Technology capitalists are showing more and more enthusiasm for the comparison of Big Data to Big Oil:
- Clive Humby, UK Mathemetician and architect of Tesco’s Clubcard, 2006 (widely credited as the first to coin the phrase): “Data is the new oil. It’s valuable, but if unrefined it cannot really be used. It has to be changed into gas, plastic, chemicals, etc to create a valuable entity that drives profitable activity; so must data be broken down, analyzed for it to have value.”
- Meglena Kuneva, European Consumer Commissioner, 2009: “Personal data is the new oil of the internet and the new currency of the digital world.”
- Richard Titus, CEO AND, 2010: “Data is the new oil.”
- Peter Sondergaard, SVP Gartner, 2011: “Information is the oil of the 21st century, and analytics is the combustion engine.”
- Bill Diggins, CEO Diggit, 2012: “We’re able to view just everything that they do. And that’s really where data is going today. Data is the new oil.”
- Ann Winblad, senior partner at Hummer-Winblad, 2012: “Data is the new oil” in response to the question: “What is the next really big thing?”
- Gary Wolf, Quantified Self Co-Founder, 2012: “People are saying, ‘Big Data is the new oil.’”
- Ginni Rometty, IBM CEO in a speech to the Council on Foreign Relations, 2013: “I want you to think about data as the next natural resource.”
- Abhishek Mehta, CEO Tresata, 2013: “Just like oil was a natural resource powering the last industrial revolution, data is going to be the natural resource for this industrial revolution. Data is the core asset, and the core lubricant, for not just the entire economic models built around every single industry vertical but also the socioeconomic models.”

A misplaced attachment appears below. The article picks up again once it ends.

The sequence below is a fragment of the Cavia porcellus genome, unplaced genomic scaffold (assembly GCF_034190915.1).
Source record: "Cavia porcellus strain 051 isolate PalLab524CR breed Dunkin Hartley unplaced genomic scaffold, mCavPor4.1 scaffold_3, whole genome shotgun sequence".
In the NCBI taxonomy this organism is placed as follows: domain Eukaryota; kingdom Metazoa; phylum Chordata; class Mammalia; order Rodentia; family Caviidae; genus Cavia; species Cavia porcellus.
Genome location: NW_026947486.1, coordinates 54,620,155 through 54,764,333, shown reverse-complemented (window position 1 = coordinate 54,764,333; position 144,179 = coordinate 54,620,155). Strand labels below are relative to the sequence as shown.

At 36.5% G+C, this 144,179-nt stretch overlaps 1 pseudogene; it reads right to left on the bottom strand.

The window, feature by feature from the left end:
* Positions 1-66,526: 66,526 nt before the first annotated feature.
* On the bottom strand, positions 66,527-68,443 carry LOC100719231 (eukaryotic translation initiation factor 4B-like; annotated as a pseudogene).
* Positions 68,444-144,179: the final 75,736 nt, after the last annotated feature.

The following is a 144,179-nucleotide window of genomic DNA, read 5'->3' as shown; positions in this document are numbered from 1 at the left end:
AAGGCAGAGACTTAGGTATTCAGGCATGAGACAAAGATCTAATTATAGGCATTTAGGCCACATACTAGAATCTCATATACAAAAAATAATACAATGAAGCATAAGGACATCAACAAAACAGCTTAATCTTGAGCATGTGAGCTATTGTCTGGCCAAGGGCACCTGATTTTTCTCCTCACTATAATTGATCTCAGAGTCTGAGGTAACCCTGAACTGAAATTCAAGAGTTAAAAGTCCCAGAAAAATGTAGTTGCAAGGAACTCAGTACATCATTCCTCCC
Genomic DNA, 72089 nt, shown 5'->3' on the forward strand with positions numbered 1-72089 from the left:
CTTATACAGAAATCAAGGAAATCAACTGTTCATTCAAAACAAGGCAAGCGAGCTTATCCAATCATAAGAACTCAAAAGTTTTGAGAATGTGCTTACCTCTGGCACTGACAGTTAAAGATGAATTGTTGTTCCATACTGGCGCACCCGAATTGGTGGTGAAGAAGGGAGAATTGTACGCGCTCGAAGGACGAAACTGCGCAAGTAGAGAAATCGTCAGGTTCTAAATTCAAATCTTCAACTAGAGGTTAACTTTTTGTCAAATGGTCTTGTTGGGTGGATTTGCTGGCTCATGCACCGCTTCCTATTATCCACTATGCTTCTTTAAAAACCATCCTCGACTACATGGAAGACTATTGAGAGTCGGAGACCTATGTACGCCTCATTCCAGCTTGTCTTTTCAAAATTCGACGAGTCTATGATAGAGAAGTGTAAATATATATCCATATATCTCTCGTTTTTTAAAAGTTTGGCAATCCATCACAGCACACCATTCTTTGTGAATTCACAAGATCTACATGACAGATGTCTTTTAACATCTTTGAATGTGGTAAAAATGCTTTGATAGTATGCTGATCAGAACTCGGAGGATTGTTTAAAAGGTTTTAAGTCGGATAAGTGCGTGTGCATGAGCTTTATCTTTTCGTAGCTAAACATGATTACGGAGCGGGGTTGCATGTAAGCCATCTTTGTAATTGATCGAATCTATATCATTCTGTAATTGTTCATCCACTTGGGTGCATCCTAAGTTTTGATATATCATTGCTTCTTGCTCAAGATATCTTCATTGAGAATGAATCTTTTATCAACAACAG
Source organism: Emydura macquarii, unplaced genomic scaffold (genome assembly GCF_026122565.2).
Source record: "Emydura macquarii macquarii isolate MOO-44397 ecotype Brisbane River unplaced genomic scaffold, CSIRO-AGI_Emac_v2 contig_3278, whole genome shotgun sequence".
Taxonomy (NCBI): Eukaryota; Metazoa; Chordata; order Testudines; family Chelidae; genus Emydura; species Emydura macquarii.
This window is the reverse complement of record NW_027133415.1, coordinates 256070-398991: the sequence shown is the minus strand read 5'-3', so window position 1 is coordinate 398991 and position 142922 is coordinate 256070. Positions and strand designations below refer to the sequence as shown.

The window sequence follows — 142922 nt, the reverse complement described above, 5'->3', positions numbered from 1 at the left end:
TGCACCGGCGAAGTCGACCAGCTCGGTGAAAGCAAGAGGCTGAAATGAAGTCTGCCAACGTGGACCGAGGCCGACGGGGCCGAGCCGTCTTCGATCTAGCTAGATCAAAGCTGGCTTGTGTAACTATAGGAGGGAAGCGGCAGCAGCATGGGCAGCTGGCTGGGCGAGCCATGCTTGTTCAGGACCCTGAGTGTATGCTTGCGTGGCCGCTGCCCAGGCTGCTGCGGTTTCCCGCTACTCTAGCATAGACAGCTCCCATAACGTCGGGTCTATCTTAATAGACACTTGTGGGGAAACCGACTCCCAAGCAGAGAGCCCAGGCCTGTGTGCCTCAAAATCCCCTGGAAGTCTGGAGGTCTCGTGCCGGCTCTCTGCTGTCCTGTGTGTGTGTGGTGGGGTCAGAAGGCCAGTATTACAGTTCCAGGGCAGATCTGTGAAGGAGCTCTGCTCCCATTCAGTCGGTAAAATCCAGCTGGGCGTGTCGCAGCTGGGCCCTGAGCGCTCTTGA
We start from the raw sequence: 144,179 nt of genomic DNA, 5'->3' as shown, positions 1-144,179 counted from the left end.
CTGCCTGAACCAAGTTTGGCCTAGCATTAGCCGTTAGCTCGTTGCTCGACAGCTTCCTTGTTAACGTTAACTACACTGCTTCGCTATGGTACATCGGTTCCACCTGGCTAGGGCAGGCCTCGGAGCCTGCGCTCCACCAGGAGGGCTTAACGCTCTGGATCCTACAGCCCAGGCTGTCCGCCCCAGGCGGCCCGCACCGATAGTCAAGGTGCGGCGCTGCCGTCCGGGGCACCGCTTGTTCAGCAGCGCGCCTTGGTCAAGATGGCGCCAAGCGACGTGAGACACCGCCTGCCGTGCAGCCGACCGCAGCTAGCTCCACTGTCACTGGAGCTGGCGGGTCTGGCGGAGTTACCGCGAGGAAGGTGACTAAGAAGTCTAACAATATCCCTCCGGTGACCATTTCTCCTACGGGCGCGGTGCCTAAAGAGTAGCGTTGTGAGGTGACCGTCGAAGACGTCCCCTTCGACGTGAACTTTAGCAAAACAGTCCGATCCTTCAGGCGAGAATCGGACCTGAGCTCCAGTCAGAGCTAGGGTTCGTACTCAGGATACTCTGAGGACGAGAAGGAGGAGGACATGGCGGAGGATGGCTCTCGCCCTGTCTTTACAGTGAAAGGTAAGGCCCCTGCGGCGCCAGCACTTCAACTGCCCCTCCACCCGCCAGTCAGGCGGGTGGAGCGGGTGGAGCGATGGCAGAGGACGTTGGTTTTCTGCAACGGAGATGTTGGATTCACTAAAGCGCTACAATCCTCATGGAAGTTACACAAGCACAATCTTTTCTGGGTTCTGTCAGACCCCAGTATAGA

- Kevin Plank, founder and CEO of Under Armour, 2016: “Data is the new oil. The companies that will win are using math.”
- Qi Lu, the chief of Microsoft’s Applications and Services, 2016: “Data is the new oil.”
- Piero Scaruffi, cognitive scientist and author of “History of Silicon Valley”, 2016: “The difference between oil and data is that the product of oil does not generate more oil (unfortunately), whereas the product of data (self-driving cars, drones, wearables, etc) will generate more data (where do you normally drive, how fast/well you drive, who is with you, etc).”
A Google search for “data is the new oil” will quickly show how entrenched this meme is among big data pundits.
However, there is a huge problem with treating data as a natural resource, particularly if we blindly accept that tech giants are the rightful owners.
Joe Brewer has described capitalism as the privatisation of natural resources to extract wealth. Examples of natural resources that have created immense wealth for small pockets of individuals are:
- Oil, coal & natural gas
- Iron ore
- Forests & timber
- Human capital (slavery and income tax)
And now, as traditional natural resources are nearing extinction, tech titans are busy privatising our data in a bid to profit from the next natural resource.
If data follows the precedent set by other natural resources, we only have ourselves to blame.
One possible answer lies in the rise of the Personal Data Economy.
Introducing Personal Data Exchanges & the Personal Data Economy
The next big technological shift is to a world where every individual can manage and monetise their personal data.
Yes, big data might be the new oil, but let’s remember what data really is: a natural resource created by, for and because of sovereign human beings. Let’s not allow a new breed of corporations to extract wealth from us, like we’ve allowed in the past. If we allow privatisation of data, as we’ve permitted with other natural resources in the past, we only have ourselves to blame.
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Postcards from 2035
Have you come across Postcards from 2035? It’s a series of profoundly simple interlinking ideas describing life in a highly desirable society, where everything and everyone is advanced, happy, intelligent and problem-free. It’s a blueprint of the world we need to co-create. Here’s what that world could look like.